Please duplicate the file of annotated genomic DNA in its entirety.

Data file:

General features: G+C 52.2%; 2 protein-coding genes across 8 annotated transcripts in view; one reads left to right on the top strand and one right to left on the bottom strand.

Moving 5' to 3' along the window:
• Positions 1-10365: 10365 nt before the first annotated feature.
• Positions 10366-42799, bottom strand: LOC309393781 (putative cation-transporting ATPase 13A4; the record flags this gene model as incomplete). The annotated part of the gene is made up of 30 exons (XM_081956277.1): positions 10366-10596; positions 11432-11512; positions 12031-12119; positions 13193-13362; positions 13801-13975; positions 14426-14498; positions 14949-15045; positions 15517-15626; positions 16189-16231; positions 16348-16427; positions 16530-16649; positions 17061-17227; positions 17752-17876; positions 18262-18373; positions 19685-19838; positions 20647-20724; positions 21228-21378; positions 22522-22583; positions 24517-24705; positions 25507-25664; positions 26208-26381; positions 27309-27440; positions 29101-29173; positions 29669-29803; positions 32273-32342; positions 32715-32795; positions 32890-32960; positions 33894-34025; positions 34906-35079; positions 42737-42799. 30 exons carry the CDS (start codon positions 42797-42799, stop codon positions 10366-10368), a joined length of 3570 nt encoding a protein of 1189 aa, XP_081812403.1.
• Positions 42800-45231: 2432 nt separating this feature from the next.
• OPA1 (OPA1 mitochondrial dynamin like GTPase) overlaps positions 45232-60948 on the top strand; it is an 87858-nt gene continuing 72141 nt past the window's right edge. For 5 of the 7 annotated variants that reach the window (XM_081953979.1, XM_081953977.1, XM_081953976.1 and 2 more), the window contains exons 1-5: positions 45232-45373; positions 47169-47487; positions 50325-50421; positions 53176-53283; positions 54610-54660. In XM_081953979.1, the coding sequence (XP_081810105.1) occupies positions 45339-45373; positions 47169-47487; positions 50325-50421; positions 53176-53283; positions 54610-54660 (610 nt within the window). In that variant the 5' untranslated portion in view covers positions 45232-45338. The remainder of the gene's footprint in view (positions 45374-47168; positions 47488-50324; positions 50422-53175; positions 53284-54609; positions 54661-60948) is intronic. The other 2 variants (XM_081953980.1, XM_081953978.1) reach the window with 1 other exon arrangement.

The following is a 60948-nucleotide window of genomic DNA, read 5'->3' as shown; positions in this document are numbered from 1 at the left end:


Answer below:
General features: G+C 52.2%; 2 protein-coding genes across 8 annotated transcripts in view; one reads left to right on the top strand and one right to left on the bottom strand.

Moving 5' to 3' along the window:
• Positions 1-10365: 10365 nt before the first annotated feature.
• Positions 10366-42799, bottom strand: LOC309393781 (putative cation-transporting ATPase 13A4; the record flags this gene model as incomplete). The annotated part of the gene is made up of 30 exons (XM_081956277.1): positions 10366-10596; positions 11432-11512; positions 12031-12119; positions 13193-13362; positions 13801-13975; positions 14426-14498; positions 14949-15045; positions 15517-15626; positions 16189-16231; positions 16348-16427; positions 16530-16649; positions 17061-17227; positions 17752-17876; positions 18262-18373; positions 19685-19838; positions 20647-20724; positions 21228-21378; positions 22522-22583; positions 24517-24705; positions 25507-25664; positions 26208-26381; positions 27309-27440; positions 29101-29173; positions 29669-29803; positions 32273-32342; positions 32715-32795; positions 32890-32960; positions 33894-34025; positions 34906-35079; positions 42737-42799. 30 exons carry the CDS (start codon positions 42797-42799, stop codon positions 10366-10368), a joined length of 3570 nt encoding a protein of 1189 aa, XP_081812403.1.
• Positions 42800-45231: 2432 nt separating this feature from the next.
• OPA1 (OPA1 mitochondrial dynamin like GTPase) overlaps positions 45232-60948 on the top strand; it is an 87858-nt gene continuing 72141 nt past the window's right edge. For 5 of the 7 annotated variants that reach the window (XM_081953979.1, XM_081953977.1, XM_081953976.1 and 2 more), the window contains exons 1-5: positions 45232-45373; positions 47169-47487; positions 50325-50421; positions 53176-53283; positions 54610-54660. In XM_081953979.1, the coding sequence (XP_081810105.1) occupies positions 45339-45373; positions 47169-47487; positions 50325-50421; positions 53176-53283; positions 54610-54660 (610 nt within the window). In that variant the 5' untranslated portion in view covers positions 45232-45338. The remainder of the gene's footprint in view (positions 45374-47168; positions 47488-50324; positions 50422-53175; positions 53284-54609; positions 54661-60948) is intronic. The other 2 variants (XM_081953980.1, XM_081953978.1) reach the window with 1 other exon arrangement.

The following is a 60948-nucleotide window of genomic DNA, read 5'->3' as shown; positions in this document are numbered from 1 at the left end: